Osmanthus - Growing Guide

Growing Osmanthus

Sweet olive

Osmanthus are excellent hardy small trees and shrubs for the woodland garden. Those species which have less attractive and plentiful flowers make up for it with interesting and diverse new growth and coloured holly-like foliage. They all have thick leathery leaves and most have holly like spines in one form or another on or at the end of their leaves. Some forms are easier to identify than others which can look a bit similar until they actually flower. While they are not actually windbreak evergreen shrubs they can be used in larger woodland plantings to protect more tender plants in their lee. They can certainly take the wind as well.

The only species which we sadly offer only occasionally is O. fragrans which we found was just too tender for anywhere but a large greenhouse. At Tregrehan Garden they grow O. fragrans f. aurantiacus which has highly fragrant tubular clusters of orange flowers in profusion in the autumn where it grows to 15ft or more in height. A magnificent plant!

I have listed these species of Osmanthus in accordance with my own personal view of their attractiveness and beauty in the gardens here:

O. delavayi from China is one of the harbingers of spring in Cornwall, and the first species to flower here when it only has the camellias and early magnolias to compete with. It starts out as a small, and remains for quite a time, as a rounded bush with small toothed dark green leaves but it will grow, in maturity, to 20ft or so here after 60 to 80 years. The flowers are white and highly fragrant. They literally cover the bush. The clusters of flowers show up well in front of the darker leaves and this is a fine plant for the smaller garden.

O. decorus (syn. Phillyrea decora) flowers a bit later in March or April. It is a more vigorous dense, rounded, spreading shrub with much larger oval or oblong pointed leathery leaves. It grows to around 15ft eventually with a greater spread than this. The tubular white flowers are produced in dense clusters. This is an eastern European species.

O. yunnanensis grows with us in maturity as a tree of 40ft or more with a huge trunk after 100 or so years. After a more reasonable 25 years it is a dense bush of 10-12ft in height with obovate leaves which are more spiny or toothed in younger plants. The flowers appear in Cornwall before Christmas and are creamy-white with great fragrance. Sadly our old specimen tree is dying but youngsters are coming on nicely.

O. yunnanensis  click for larger image
O. yunnanensis

Then we come to two hybrids which are direct crosses between four of the five species mentioned in this article. You now see the identification issues looking only at their leaves!

O. x burkwoodii is O. decorus x O. delavayi. It is an excellent plant with the vigour and the best attributes of both its parent species. It grows to 15ft or so eventually and has very scented tubular white flowers in mid to late spring. It sells better than O. delavayi but it ought not to!

O. x fortunei is a cross between O. fragrans and O. heterophyllus. This is an upright shrub maturing to a height of 15-20ft with the holly-like leaves you would expect from O. heterophyllus, and the smaller, very fragrant, white tubular flower clusters you would expect from O. fragrans. It is, however, perfectly hardy and we grow it in the teeth of the wind. The great attribute that it takes from O. heterophyllus is the gorgeous purple new growth colours which it has in late spring.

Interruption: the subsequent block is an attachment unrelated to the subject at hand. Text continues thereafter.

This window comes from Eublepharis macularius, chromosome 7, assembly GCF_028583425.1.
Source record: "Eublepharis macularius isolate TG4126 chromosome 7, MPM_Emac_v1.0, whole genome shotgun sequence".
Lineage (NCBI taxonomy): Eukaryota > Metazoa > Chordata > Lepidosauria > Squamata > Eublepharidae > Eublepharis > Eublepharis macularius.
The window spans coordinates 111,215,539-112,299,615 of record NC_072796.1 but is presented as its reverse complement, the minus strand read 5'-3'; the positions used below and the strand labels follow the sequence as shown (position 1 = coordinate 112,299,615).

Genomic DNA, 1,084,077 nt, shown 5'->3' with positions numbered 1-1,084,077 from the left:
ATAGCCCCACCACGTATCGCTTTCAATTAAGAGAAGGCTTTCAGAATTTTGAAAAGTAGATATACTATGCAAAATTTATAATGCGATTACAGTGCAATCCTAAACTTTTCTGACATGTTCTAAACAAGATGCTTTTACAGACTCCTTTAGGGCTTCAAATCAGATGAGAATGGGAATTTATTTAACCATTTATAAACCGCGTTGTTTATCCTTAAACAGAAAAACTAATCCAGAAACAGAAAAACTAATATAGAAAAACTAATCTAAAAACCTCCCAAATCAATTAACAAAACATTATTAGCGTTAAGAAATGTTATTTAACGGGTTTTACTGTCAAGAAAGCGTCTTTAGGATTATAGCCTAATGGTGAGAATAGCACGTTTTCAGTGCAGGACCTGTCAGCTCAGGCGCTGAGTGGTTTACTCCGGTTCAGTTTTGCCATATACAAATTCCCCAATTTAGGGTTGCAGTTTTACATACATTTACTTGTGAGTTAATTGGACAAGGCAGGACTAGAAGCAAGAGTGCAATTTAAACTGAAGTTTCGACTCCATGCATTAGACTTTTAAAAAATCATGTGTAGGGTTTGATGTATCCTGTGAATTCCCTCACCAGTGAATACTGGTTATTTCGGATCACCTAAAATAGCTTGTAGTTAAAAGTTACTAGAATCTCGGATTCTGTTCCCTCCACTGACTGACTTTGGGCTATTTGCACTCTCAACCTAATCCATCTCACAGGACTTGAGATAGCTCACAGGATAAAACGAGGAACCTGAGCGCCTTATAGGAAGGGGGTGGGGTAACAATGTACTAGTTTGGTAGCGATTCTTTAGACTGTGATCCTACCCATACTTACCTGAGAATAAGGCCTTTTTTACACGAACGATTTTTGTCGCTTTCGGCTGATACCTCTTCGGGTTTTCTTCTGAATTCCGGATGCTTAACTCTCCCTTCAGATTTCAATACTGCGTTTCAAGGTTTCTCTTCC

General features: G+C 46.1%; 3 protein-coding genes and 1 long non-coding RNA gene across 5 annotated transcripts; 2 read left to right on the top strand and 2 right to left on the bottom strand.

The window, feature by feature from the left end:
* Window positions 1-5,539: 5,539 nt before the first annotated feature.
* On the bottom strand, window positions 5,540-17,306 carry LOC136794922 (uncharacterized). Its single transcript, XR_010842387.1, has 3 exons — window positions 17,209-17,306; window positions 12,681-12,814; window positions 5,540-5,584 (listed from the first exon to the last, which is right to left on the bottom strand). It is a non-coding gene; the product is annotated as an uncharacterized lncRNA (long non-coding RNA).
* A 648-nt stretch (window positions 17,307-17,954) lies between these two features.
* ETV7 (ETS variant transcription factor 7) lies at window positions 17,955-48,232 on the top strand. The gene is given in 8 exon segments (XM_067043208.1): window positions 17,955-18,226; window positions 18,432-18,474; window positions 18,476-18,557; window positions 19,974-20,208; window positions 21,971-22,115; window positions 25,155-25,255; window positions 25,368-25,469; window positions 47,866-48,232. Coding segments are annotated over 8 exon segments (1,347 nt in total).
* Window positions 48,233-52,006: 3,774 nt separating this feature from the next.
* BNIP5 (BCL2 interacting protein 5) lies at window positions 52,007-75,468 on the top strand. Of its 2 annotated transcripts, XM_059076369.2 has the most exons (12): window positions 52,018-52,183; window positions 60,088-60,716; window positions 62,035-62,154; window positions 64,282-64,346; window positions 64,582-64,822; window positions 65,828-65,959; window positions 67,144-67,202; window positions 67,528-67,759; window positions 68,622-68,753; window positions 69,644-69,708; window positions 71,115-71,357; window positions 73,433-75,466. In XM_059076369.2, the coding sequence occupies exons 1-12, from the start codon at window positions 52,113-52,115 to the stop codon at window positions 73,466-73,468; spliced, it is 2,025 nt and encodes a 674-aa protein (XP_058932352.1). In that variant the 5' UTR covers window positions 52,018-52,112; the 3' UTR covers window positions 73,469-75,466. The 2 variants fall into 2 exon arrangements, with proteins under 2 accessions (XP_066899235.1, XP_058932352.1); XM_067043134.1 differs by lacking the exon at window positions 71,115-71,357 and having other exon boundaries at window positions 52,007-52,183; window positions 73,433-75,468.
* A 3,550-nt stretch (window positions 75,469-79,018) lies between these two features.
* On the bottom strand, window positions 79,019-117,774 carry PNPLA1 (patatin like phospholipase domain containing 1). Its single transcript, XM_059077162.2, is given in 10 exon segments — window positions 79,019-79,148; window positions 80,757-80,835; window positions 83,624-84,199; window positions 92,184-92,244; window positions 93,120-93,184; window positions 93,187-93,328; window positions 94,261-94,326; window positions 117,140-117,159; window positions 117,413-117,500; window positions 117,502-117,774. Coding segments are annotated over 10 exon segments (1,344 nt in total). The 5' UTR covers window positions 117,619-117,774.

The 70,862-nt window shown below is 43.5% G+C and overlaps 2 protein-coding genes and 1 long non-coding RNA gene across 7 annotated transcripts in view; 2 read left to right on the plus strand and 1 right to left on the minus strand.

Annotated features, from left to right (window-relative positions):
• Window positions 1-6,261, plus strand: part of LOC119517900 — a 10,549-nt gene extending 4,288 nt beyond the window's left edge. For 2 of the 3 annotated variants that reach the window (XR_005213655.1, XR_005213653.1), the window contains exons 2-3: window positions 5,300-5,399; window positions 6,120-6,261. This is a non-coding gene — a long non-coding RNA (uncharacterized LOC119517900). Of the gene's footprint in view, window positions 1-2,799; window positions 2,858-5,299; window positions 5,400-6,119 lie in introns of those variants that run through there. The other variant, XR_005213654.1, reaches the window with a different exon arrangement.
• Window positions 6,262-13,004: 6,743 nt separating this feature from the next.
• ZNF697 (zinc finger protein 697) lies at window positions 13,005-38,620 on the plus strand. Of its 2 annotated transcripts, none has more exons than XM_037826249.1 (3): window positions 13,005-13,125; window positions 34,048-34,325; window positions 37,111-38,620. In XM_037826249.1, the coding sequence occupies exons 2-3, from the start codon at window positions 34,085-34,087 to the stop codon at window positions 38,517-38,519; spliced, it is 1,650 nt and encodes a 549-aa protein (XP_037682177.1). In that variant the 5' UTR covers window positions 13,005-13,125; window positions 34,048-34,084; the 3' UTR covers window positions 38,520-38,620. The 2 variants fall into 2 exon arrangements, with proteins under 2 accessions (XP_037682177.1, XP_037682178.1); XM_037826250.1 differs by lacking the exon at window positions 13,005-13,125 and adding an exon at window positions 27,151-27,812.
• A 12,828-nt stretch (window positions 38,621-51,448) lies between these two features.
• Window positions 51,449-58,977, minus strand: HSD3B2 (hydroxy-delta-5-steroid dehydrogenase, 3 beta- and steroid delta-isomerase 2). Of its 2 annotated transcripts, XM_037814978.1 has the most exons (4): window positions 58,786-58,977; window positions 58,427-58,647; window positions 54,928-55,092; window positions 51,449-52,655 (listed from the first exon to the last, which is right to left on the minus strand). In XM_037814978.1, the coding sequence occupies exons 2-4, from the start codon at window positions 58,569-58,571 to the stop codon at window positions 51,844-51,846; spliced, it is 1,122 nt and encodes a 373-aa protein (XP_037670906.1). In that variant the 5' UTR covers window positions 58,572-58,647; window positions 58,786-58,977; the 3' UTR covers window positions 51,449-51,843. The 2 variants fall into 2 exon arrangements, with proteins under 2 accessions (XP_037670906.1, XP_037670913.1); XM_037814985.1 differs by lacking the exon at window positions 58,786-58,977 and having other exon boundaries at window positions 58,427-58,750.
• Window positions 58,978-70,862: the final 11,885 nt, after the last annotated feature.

O. x fortunei   click for larger image
O. x fortunei
O. x fortunei   click for larger image
O. x fortunei
O. x fortunei   click for larger image
O. x fortunei
O. x fortunei   click for larger image
O. x fortunei

O. heterophyllus is fairly dull by comparison at least as far as its flowers are concerned. Again the reference books say it is a smallish, rounded shrub but some of the original plants here grown from Chinese collected seed 100 years ago are now actually rounded trees. They, however, grow slowly so there is no real need to worry about space in the garden. This is perhaps a plant which could be used as a windbreak, as we do, but it would perhaps make a clipped hedge if you had the time and energy to prune it regularly.

This evergreen has holly like leaves with sharply toothed, leathery and very glossy dark green leaves. It flowers in late summer or autumn but, sadly, hardly ever gets noticed. Again the flowers are tubular and scented in clusters.

There are three other forms of O. heterophyllus which the nursery stocks which are probably more interesting woodland garden plants:

‘Aureomarginatus’ has golden edged foliage and grows with us to 20ft after 30 years.

Osmanthus ‘Aureomarginatus’  click for larger image
Osmanthus ‘Aureomarginatus’

‘Goshiki’ grows to only 6-8ft and has speckled gold and white foliage with cream and pink on the young foliage.

‘Purpureus’ has exceptional young purple new growth.

‘Variegatus’ – this is a plant that looks like a holly but is not! The silver edged foliage shows up well in a shady corner.

All forms of O. heterophyllus are perfectly happy in partial shade but the coloured foliage forms need more sun to get their best colours.
 


Osmanthus yunnanensis - Video Tip


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